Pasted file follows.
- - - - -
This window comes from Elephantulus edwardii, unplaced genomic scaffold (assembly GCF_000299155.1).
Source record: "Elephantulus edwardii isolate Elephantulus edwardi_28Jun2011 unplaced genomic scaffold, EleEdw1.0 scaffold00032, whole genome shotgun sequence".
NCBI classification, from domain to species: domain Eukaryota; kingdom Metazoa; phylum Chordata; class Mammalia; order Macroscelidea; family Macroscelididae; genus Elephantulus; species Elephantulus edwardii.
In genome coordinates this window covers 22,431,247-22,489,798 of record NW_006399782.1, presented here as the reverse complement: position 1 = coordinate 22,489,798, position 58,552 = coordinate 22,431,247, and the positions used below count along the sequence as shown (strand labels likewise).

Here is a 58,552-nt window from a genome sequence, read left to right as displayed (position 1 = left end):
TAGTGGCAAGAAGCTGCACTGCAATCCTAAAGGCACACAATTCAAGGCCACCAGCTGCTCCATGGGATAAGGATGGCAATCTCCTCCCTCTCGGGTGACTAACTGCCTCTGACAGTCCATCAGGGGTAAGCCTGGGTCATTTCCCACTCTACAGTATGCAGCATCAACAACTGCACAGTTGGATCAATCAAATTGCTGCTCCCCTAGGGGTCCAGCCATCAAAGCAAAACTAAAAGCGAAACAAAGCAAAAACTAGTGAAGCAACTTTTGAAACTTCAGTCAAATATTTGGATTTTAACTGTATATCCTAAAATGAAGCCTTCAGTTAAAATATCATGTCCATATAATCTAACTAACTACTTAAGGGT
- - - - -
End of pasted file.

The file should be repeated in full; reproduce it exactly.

This window comes from Elephantulus edwardii, unplaced genomic scaffold (assembly GCF_000299155.1).
Source record: "Elephantulus edwardii isolate Elephantulus edwardi_28Jun2011 unplaced genomic scaffold, EleEdw1.0 scaffold00032, whole genome shotgun sequence".
NCBI classification, from domain to species: domain Eukaryota; kingdom Metazoa; phylum Chordata; class Mammalia; order Macroscelidea; family Macroscelididae; genus Elephantulus; species Elephantulus edwardii.
In genome coordinates this window covers 22,431,247-22,489,798 of record NW_006399782.1, presented here as the reverse complement: position 1 = coordinate 22,489,798, position 58,552 = coordinate 22,431,247, and the positions used below count along the sequence as shown (strand labels likewise).

Here is a 58,552-nt window from a genome sequence, read left to right as displayed (position 1 = left end):
TAGTGGCAAGAAGCTGCACTGCAATCCTAAAGGCACACAATTCAAGGCCACCAGCTGCTCCATGGGATAAGGATGGCAATCTCCTCCCTCTCGGGTGACTAACTGCCTCTGACAGTCCATCAGGGGTAAGCCTGGGTCATTTCCCACTCTACAGTATGCAGCATCAACAACTGCACAGTTGGATCAATCAAATTGCTGCTCCCCTAGGGGTCCAGCCATCAAAGCAAAACTAAAAGCGAAACAAAGCAAAAACTAGTGAAGCAACTTTTGAAACTTCAGTCAAATATTTGGATTTTAACTGTATATCCTAAAATGAAGCCTTCAGTTAAAATATCATGTCCATATAATCTAACTAACTACTTAAGGGT